Antibiotics-resistant bacteria are not only life-threatening, but also affect healthcare systems: annual expenditure by 2050 in each OECD country is around $ 3.5 billion. It can reach the dollar. published on Wednesday.
"These bacteria are more expensive than influenza, AIDS, tuberculosis, and even if states do not try to solve this problem, they are even more costly," public health expert Michel Cechini told AFP. OECD (Organization for Economic Cooperation and Development).
According to him, the countries spend about 10% of the budget for healthcare on antibiotics-resistant bacteria.
According to the report, 36 resistant bacteria in 36 OECD countries may kill 2.4 million people in Europe, North America and Australia by 2050.
In a study published on Monday in The Lancet Infectious Diseases magazine, in the European Union, 33,000 deaths from these bacteria have been reported in 2015.
However, according to the OECD, it is possible to fight "simple measures": "good hygiene promotion" (for example, by helping to wash hands), "stop antibiotic overdose" or to determine whether the infection is viral (in this case antibiotics is useless) or bacterial Summarize diagnostic tests.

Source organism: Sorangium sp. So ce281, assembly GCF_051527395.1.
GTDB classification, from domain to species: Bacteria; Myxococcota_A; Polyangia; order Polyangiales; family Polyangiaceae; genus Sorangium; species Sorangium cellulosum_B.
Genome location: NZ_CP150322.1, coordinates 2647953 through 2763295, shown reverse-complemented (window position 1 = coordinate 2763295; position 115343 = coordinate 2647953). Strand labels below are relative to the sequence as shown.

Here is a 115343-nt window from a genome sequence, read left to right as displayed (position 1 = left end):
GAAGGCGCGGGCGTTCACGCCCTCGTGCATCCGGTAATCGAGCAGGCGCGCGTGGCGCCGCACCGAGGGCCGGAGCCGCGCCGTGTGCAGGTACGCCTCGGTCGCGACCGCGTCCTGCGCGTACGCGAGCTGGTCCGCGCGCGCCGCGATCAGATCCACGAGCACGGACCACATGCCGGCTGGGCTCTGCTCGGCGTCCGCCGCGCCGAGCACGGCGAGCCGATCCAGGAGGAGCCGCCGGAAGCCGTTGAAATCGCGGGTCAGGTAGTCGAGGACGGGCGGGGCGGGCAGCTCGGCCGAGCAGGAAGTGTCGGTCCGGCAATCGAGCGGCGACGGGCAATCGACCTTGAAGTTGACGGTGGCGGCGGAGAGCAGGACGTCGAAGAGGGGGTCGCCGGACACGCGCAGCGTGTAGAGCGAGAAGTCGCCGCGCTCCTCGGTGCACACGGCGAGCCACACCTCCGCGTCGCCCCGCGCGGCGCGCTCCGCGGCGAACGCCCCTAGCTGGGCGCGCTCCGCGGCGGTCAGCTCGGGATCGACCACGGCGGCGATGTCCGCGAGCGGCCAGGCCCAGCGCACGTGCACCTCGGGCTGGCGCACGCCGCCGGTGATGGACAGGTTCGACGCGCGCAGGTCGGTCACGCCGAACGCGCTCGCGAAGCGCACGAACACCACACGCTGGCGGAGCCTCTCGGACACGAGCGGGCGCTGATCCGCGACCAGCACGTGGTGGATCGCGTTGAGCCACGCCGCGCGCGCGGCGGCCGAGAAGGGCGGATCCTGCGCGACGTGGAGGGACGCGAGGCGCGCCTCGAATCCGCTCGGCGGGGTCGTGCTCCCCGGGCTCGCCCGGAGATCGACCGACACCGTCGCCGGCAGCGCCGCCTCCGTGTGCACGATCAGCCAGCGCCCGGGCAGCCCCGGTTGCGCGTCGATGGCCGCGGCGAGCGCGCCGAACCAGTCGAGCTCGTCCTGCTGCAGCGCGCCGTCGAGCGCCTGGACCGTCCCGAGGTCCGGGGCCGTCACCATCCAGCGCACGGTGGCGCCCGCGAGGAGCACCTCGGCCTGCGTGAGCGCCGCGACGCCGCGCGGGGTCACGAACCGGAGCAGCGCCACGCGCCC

According to the OECD, these measures will prevent $ 2 per person per year and three quarters of deaths.
"Large public health programs, covering some of these measures, can be written off within a year and cost $ 4.8 billion annually. The dollar will save money, "OECD said.
Health authorities warn the World Health Organization (WHO) about the danger of over-infectious antibiotics that are constantly causing acute malignant bacteria. Small children and older people are particularly at risk.
"In Brazil, Indonesia and Russia, 40-60% of infections are on average 17% resistant to OECD countries.
And worryingly, "In 2030, the resistance to the second or third antibiotics is expected to be 70% higher". These antibiotics should be used as the last resort in the absence of another solution.